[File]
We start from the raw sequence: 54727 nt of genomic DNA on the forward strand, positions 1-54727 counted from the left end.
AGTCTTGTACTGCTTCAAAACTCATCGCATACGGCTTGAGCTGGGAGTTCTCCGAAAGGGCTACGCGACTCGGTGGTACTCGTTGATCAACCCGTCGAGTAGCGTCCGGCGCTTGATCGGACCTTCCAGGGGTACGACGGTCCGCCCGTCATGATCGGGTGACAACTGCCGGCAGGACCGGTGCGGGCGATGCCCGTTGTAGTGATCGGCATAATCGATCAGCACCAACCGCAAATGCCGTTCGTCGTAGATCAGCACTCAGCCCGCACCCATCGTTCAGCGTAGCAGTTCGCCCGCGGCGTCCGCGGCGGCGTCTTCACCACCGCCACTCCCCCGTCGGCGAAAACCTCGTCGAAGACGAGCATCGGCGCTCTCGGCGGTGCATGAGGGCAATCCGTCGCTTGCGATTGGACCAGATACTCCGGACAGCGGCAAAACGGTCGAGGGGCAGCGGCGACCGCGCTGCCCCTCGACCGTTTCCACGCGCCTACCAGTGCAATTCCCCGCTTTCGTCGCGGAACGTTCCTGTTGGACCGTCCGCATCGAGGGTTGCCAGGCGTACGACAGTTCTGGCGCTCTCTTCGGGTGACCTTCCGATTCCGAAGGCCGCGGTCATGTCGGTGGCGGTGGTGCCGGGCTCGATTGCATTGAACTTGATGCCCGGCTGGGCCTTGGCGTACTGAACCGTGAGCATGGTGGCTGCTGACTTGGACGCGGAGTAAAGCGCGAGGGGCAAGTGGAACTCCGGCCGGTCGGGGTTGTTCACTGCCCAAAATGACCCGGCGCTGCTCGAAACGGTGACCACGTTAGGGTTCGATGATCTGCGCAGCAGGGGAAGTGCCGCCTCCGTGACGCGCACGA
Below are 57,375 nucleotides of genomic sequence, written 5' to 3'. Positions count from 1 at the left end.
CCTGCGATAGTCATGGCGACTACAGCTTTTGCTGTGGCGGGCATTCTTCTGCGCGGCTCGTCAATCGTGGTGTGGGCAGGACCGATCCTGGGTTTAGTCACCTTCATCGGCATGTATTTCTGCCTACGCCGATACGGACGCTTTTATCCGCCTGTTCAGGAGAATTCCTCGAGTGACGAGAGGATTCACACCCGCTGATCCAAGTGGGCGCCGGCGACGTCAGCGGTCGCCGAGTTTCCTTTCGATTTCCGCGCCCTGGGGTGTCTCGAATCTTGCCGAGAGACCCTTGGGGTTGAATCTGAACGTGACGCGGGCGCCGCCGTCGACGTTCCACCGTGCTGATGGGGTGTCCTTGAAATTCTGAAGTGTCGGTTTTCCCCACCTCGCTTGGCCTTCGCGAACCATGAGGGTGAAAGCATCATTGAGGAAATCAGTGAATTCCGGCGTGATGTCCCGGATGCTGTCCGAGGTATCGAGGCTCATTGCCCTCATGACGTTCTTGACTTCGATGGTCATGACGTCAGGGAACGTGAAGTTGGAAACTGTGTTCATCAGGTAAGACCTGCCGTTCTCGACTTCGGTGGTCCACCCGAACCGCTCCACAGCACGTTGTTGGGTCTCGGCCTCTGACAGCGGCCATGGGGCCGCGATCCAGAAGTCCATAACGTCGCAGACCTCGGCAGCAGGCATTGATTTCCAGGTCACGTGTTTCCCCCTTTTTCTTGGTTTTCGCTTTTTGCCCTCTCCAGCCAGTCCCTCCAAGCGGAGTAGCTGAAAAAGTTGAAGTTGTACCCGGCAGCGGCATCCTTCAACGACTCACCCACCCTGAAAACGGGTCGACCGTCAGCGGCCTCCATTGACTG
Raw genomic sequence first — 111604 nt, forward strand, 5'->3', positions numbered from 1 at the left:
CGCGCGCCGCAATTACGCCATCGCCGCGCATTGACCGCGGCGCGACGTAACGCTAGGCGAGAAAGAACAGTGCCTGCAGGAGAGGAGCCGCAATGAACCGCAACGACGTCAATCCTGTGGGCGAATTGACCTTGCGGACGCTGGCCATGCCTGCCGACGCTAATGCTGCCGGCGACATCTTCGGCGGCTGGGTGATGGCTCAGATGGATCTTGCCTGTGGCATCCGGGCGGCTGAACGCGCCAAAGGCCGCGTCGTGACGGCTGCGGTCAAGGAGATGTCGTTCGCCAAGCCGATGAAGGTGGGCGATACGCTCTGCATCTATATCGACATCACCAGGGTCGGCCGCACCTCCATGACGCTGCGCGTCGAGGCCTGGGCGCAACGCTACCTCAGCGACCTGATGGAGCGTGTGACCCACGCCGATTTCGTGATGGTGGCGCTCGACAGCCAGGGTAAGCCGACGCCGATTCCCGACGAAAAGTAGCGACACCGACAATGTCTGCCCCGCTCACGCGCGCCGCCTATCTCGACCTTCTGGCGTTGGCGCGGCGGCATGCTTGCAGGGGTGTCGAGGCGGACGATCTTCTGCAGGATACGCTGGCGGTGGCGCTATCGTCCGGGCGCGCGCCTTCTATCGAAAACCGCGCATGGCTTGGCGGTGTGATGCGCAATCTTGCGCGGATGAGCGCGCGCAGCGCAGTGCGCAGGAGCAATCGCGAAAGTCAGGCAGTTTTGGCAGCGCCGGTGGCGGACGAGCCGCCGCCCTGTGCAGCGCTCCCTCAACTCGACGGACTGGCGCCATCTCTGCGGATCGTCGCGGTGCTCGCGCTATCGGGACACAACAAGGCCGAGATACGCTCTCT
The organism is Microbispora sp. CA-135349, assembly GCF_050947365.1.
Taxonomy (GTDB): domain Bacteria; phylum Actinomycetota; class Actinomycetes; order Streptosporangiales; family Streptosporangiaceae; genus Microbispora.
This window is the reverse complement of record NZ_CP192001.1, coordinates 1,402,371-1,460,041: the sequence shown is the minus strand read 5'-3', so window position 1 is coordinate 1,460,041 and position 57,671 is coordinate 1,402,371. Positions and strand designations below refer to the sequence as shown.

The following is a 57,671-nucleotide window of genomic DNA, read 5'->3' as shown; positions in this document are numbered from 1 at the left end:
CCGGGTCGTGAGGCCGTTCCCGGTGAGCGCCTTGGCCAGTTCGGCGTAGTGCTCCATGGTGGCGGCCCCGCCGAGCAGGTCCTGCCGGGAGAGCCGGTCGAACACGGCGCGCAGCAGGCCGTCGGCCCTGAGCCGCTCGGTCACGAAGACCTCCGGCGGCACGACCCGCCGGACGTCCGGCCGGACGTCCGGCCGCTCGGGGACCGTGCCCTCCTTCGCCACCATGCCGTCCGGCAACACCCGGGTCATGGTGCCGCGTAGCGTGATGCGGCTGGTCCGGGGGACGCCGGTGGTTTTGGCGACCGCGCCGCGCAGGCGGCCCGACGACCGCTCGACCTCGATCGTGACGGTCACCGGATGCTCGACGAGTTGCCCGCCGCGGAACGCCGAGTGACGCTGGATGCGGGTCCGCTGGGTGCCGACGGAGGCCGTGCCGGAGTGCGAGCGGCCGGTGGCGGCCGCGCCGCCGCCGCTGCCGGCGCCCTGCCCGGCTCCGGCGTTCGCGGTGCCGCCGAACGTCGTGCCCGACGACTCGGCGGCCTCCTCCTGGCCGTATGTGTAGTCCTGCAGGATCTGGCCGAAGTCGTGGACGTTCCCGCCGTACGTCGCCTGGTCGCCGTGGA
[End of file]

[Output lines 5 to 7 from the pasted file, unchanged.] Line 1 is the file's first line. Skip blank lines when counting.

Raw genomic sequence first — 111604 nt, forward strand, 5'->3', positions numbered from 1 at the left:
CGCGCGCCGCAATTACGCCATCGCCGCGCATTGACCGCGGCGCGACGTAACGCTAGGCGAGAAAGAACAGTGCCTGCAGGAGAGGAGCCGCAATGAACCGCAACGACGTCAATCCTGTGGGCGAATTGACCTTGCGGACGCTGGCCATGCCTGCCGACGCTAATGCTGCCGGCGACATCTTCGGCGGCTGGGTGATGGCTCAGATGGATCTTGCCTGTGGCATCCGGGCGGCTGAACGCGCCAAAGGCCGCGTCGTGACGGCTGCGGTCAAGGAGATGTCGTTCGCCAAGCCGATGAAGGTGGGCGATACGCTCTGCATCTATATCGACATCACCAGGGTCGGCCGCACCTCCATGACGCTGCGCGTCGAGGCCTGGGCGCAACGCTACCTCAGCGACCTGATGGAGCGTGTGACCCACGCCGATTTCGTGATGGTGGCGCTCGACAGCCAGGGTAAGCCGACGCCGATTCCCGACGAAAAGTAGCGACACCGACAATGTCTGCCCCGCTCACGCGCGCCGCCTATCTCGACCTTCTGGCGTTGGCGCGGCGGCATGCTTGCAGGGGTGTCGAGGCGGACGATCTTCTGCAGGATACGCTGGCGGTGGCGCTATCGTCCGGGCGCGCGCCTTCTATCGAAAACCGCGCATGGCTTGGCGGTGTGATGCGCAATCTTGCGCGGATGAGCGCGCGCAGCGCAGTGCGCAGGAGCAATCGCGAAAGTCAGGCAGTTTTGGCAGCGCCGGTGGCGGACGAGCCGCCGCCCTGTGCAGCGCTCCCTCAACTCGACGGACTGGCGCCATCTCTGCGGATCGTCGCGGTGCTCGCGCTATCGGGACACAACAAGGCCGAGATACGCTCTCT
The organism is Microbispora sp. CA-135349, assembly GCF_050947365.1.